Tainted cheese fuels TB rise in California

Tainted cheese fuels TB rise in California

Unpasteurized dairy products linked to reemergence of ancient disease



By JoNel Aleccia


Health writer MSNBC  updated 5:37 a.m. PT, Wed., June. 4, 2008

A rare form of tuberculosis caused by illegal, unpasteurized dairy products, including the popular queso fresco cheese, is rising among Hispanic immigrants in Southern California and raising fears about a resurgence of a strain all but eradicated in the U.S.

Cases of the Mycobacterium bovis strain of TB have increased in San Diego county, particularly among children who drink or eat dairy foods made from the milk of infected cattle, a study in the journal Emerging Infectious Diseases shows.

But the germ can infect anyone who eats contaminated fresh cheeses sold by street vendors, smuggled across the Mexican border or produced by families who try to make a living selling so-called “bathtub cheese” made in home tubs and backyard troughs.

Scientists at the University of California San Diego School of Medicine are warning that improved screening, treatment and public education are necessary to prevent the spread of the disease that now accounts for about 10 percent of all new cases of TB in that border region ”” and, perhaps, others.

“M. bovis TB is a disease of antiquity,” said Timothy Rodwell, a researcher who led the study published by the federal Centers for Disease Control and Prevention. “It is important that it not be allowed to re-emerge as a cause of TB in this country.”

Unlike typical TB, caused by the M. tuberculosis strain, the bovine variety isn’t easily spread through human-to-human contact.  It settles less often in the lungs, making it less likely to be transmitted through breathing and coughing, Rodwell said.

Rare strain resists drug treatment
However, the M. bovis bug is resistant to front-line drug therapy and adults who contract it are more than twice as likely as those with traditional TB to die before treatment is complete.

Researchers studied nearly 3,300 culture-confirmed cases of TB in San Diego county between 1994 and 2005, the study showed. Some 265 of the cases were identified as the bovine TB. Though the number of cases remained small, they increased by nearly 65 percent over time, rising from 17 cases a year to 28 cases a year.

By 2005, more than half the M. bovis cases were diagnosed in children younger than 15, the study said. Nearly all of the cases were in Hispanics, and 60 percent were in people from Mexico. Between 2001 and 2005, 19 adults with M. Bovis died before or during treatment.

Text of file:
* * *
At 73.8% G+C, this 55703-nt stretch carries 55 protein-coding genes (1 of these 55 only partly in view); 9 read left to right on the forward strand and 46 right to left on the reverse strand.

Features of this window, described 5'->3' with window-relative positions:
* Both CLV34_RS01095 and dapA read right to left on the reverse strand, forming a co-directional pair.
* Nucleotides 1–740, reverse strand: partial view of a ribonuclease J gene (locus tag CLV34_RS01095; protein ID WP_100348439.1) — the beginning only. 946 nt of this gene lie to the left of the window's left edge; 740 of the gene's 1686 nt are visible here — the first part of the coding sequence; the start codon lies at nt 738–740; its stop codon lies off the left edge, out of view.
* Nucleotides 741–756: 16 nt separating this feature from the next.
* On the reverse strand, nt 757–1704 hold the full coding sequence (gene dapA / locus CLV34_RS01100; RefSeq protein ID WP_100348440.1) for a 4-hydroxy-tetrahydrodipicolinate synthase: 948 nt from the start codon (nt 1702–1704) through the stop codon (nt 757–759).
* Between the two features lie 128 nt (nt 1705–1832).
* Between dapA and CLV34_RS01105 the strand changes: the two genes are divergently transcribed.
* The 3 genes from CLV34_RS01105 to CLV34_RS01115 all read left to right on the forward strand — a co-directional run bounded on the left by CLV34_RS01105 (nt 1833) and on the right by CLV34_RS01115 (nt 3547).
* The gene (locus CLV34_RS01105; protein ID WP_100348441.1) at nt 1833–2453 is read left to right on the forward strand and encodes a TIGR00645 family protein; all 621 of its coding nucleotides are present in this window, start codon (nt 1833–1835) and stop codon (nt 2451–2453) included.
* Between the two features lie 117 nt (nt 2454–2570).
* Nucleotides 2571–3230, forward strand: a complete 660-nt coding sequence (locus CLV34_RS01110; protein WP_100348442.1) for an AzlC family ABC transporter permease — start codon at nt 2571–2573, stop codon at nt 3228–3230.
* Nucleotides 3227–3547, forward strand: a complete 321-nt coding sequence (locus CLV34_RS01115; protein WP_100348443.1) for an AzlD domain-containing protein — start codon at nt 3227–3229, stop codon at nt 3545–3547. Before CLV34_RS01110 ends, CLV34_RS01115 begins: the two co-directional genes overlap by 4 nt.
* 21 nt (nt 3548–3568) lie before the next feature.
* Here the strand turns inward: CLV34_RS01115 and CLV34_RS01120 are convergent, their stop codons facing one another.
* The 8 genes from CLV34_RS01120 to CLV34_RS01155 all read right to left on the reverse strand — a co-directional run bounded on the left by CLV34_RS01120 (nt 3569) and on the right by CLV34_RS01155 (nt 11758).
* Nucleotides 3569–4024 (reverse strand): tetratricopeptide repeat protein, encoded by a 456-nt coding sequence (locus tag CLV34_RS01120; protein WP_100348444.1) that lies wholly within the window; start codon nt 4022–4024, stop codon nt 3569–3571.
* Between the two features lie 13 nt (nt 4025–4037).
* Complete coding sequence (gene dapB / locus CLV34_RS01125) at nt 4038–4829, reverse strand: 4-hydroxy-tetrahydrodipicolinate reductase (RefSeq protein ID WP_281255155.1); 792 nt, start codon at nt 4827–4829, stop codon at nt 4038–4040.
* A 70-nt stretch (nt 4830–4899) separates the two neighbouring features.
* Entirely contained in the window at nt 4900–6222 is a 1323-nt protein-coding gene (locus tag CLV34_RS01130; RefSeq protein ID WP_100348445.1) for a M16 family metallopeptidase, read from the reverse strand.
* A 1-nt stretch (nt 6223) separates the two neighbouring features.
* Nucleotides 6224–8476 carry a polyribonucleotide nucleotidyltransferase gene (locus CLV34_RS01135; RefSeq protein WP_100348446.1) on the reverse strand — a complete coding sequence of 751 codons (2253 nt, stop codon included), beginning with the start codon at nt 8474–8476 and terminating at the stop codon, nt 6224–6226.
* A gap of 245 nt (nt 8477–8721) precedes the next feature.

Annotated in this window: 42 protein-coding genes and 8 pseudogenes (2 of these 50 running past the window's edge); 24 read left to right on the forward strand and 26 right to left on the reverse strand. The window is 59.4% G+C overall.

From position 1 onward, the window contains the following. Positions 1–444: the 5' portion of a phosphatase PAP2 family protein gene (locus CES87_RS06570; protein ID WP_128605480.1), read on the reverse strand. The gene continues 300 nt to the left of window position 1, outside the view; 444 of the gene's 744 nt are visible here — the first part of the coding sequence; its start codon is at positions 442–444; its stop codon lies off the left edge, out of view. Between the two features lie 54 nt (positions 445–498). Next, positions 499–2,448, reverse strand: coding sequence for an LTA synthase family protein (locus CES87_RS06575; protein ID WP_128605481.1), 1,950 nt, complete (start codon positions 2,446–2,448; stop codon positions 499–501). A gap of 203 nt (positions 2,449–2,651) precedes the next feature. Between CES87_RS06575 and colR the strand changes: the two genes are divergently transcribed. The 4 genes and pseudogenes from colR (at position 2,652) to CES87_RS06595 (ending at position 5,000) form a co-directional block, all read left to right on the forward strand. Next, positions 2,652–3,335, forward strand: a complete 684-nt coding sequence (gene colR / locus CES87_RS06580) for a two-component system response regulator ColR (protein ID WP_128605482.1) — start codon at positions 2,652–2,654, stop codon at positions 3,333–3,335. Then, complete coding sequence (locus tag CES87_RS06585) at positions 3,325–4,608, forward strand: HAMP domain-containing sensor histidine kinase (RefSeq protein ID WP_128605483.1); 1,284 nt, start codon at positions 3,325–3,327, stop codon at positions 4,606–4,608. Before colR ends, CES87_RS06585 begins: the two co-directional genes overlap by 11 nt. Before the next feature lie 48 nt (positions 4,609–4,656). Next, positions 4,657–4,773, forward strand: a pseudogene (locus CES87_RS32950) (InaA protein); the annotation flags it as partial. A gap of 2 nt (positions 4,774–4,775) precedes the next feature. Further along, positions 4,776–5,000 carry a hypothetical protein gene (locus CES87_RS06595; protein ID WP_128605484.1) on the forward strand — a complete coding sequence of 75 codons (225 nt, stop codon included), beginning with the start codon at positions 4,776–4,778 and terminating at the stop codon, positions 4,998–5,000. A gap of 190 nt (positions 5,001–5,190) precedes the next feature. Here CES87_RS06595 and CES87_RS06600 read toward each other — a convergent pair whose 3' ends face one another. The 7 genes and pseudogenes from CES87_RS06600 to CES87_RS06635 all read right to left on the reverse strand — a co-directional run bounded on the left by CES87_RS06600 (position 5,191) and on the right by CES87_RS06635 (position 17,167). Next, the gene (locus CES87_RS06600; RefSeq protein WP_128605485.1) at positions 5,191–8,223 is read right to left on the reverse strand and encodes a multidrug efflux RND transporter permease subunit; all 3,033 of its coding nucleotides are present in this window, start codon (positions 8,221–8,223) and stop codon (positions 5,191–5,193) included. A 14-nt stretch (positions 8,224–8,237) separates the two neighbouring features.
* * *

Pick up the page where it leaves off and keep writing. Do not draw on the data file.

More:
That worries TB health experts, who say that the small numbers belie a potentially large problem.

“I wouldn’t want to characterize it as increasing in epidemic proportions,” said Dr. Kathleen Moser, director of tuberculosis control programs for San Diego County.

“But it’s clearly being seen, and being seen in places where people drink unpasteurized milk and eat unpasteurized dairy products.”

Demand for Hispanic cheeses has skyrocketed in California, where 108 million pounds of legal, properly pasteurized queso fresco and other cheeses were produced last year, according to the California Department of Food and Agriculture.

Last year, Moser was concerned enough about dangerous, illegal varieties to launch a public health campaign that included ads on Spanish-language television stations and new brochures that warned families to beware of infected cheese.

Officials seize illegal cheese
Agriculture officials have been cracking down on illegally produced cheese, including more than 375 pounds of so-called “bathtub cheese” seized from an open-air market in San Bernardino last year, according to Steve Lyle, the agency’s director of public affairs. Such cheeses have been found to be colonized with salmonella, listeria, E. coli and M. Bovis TB.

The problem stems from cattle in Mexico, where M. Bovis infects an estimated 17 percent of herds. In the U.S., the problem is limited to occasional outbreaks among isolated herds. Overall, the U.S. virtually eradicated the M. Bovis variety in the 1900s, Rodwell said.

TB officials in the U.S. want to watch the trend closely. Although there are about 9 million new cases of TB in the world each year and about 2 million deaths, cases in the U.S. have dropped dramatically. More than half of the 13,300 U.S. cases a year are now concentrated in people born outside the U.S.

 Rodwell cautioned that people worried about the M. Bovis strain of TB should pay closer attention to dairy products, not people.

“It is NOT a disease you are very likely to get from a foreign-born person,” he said in an e-mail. “The increase in M. bovis cases is more about what you eat, not where you were born.”


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